Shawn Clay lives at the foot of Lookout Mountain in beautiful Flintstone, Georgia. When not researching or working on his next book, he can be found fishing, hiking, or otherwise enjoying the outdoors with his wife and two children.
“I really need to check into that…….sometime.” – Shawn Clay
If you are like me, you enjoy tuning in to the History Channel on certain Thursday nights to see how the folks from Alone are faring. This season was a particular treat, with teams instead of solo participants. From the first couple of episodes, it was clear that the competition would be fierce, as each team obviously possessed the drive and ambition to win. This season’s winners, Jim and Ted Baird, showed us that not only could two brothers go the distance and take the prize, but they could be thoroughly entertaining as well. Anyone with siblings can tell you that there comes a point, sometimes multiple times a day, where the term “justifiable homicide” seems reasonable.
Sibling rivalry aside, the Baird brothers and their fellow competitors gave us a glimpse into what it takes to survive in a wilderness situation with very little gear to rely on. Most of us will watch shows like this, and at some point ask ourselves the question, “what would I do in this situation?” We contemplate and mentally play out scenarios and usually come to the conclusion that there is a certain level of preparedness that would need to be present in order to survive in conditions such as this. Our next thought it typically something along the lines of “I really need to check into that…….sometime.” Then, as often happens, day to day life steps in and thoughts of survival, preparedness, and other such things disappear as bills, mortgage payments, work, and school take precedence.
To be fair, the chances of me finding myself stranded on Vancouver Island are quite slim, there are a myriad of reasons that I have decided to maintain a level of preparedness for both myself and my family. I’ve always been what society might term a “prepper”, but my interest in the field of preparedness peaked back in April of 2011. On one fateful day early in the month, my area of northwest Georgia experienced a tornado outbreak that lasted a full 24 hours. Storm after storm spawned a number of tornados, ranging in severity from an EF1 to an EF4. While we were spared the brunt of the storms, an area less than 2 miles from my home was completely destroyed. As the sirens wailed all day long to warn of the next approaching storm, my family converted the closet under our stairs into a makeshift storm shelter, as we do not have a basement.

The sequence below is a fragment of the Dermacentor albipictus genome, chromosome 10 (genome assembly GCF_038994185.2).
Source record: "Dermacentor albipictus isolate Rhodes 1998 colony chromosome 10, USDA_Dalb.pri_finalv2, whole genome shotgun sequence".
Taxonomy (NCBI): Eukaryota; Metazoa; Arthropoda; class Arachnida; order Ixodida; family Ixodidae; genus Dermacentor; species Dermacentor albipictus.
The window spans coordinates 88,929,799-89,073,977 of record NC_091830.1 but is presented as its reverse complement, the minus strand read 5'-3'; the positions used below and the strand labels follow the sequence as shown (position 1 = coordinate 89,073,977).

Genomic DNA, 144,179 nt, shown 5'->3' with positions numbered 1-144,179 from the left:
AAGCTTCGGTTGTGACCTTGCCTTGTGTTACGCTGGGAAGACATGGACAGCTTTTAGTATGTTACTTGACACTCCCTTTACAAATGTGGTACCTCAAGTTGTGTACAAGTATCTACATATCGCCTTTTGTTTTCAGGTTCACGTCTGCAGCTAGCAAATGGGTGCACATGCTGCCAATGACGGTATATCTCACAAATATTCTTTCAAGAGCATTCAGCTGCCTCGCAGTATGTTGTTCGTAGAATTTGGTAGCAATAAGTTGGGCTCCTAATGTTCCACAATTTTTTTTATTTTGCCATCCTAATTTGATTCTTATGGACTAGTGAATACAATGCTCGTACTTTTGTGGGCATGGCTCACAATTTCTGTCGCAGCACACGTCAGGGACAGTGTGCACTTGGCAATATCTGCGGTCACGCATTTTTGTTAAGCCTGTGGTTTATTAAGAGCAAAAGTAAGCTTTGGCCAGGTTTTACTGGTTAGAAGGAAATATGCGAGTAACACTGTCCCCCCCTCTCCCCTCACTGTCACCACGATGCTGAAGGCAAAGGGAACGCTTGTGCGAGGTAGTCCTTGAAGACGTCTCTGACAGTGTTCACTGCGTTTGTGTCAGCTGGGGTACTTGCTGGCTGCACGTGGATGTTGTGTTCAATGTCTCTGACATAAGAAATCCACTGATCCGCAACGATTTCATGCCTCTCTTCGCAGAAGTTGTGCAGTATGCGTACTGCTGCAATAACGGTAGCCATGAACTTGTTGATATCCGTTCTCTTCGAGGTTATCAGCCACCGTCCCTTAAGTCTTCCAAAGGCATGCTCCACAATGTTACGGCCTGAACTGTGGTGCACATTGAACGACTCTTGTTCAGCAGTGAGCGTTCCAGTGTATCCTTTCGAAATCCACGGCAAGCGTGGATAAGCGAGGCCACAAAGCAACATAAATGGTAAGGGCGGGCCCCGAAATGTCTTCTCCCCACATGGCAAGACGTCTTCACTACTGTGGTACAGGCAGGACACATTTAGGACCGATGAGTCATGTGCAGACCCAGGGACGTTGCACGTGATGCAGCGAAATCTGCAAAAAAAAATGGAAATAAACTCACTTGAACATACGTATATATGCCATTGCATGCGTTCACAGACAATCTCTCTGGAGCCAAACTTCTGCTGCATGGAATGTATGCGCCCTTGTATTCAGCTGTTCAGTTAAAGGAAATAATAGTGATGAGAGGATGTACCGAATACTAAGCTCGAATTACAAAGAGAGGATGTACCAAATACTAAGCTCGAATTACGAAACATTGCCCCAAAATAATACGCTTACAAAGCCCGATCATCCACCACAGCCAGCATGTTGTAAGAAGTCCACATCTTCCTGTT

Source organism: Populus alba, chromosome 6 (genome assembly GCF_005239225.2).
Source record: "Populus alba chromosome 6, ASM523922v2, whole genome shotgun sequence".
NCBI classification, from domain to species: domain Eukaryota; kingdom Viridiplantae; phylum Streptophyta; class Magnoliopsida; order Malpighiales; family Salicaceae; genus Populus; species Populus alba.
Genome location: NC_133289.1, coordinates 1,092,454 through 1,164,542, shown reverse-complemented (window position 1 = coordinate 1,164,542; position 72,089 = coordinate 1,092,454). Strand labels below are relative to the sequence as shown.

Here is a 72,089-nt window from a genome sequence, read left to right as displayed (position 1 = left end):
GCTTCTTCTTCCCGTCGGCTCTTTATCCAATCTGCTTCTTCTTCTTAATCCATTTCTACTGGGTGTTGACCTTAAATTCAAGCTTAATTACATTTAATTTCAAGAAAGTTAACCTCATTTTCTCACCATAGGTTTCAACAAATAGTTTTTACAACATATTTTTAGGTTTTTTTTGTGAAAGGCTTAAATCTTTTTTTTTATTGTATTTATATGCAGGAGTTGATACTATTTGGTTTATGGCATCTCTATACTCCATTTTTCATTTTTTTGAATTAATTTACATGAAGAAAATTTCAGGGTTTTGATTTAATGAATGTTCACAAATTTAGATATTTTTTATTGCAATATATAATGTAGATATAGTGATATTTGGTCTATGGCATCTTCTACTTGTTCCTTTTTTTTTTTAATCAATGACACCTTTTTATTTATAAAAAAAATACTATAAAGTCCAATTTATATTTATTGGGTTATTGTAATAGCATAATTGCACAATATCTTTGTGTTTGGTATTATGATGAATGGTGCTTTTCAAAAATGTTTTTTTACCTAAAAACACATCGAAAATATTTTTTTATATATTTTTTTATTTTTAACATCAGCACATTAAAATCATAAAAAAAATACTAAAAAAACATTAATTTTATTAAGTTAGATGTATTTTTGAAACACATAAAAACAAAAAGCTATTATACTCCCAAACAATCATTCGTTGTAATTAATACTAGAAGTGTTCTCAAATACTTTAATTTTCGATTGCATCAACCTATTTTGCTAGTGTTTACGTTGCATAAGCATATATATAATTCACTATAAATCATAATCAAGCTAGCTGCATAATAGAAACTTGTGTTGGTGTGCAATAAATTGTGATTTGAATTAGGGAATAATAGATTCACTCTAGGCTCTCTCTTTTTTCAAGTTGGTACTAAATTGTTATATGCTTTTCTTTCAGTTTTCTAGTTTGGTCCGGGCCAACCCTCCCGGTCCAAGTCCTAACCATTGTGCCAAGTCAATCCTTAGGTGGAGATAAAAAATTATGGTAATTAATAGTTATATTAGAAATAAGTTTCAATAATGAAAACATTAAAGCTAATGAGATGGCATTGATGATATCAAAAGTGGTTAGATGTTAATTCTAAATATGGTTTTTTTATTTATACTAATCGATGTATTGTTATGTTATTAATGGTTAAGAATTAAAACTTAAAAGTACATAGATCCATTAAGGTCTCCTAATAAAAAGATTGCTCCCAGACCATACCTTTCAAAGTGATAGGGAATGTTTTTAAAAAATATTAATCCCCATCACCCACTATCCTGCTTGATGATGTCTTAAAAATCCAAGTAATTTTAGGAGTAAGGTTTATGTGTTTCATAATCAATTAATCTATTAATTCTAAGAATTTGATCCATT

Once the storms had passed and we were able to get out to survey the damage, it became obvious to me that my closet under the stairs would have been of little use if we found ourselves in the direct path of one of these monsters. In addition, the effects were obvious on my children. My son became completely terrified from that point on anytime the sky began to turn dark. As a result, I made the decision to install a storm shelter room in my garage. Capable of withstanding an EF5 storm, it provides the peace of mind that my son desperately needed.
Another aspect of severe weather of this type is that power can be out for days, if not weeks, depending on where your home is located. I had a portable generator, but decided to upgrade to a whole house backup system that comes on automatically when the power fails. I can say that there was some joking and referring to me as the resident “doomsday prepper” by my neighbors, but all that went away when people began needing to charge cell phones, laptops, hot showers, etc.
While I integrate preparedness into my everyday life, many people find the concept compelling, but simply don’t know where to get started. Far too many people go overboard and wind up spending copious amounts of money on gear that they really have no idea how to use. For others, there is so much information available that they are overwhelmed on how to get started. So, before you run out and purchase a satellite phone and a new 4×4, let me give you 3 basic steps to get started with that will allow you and your family to be better prepared for what life or mother nature might throw at us.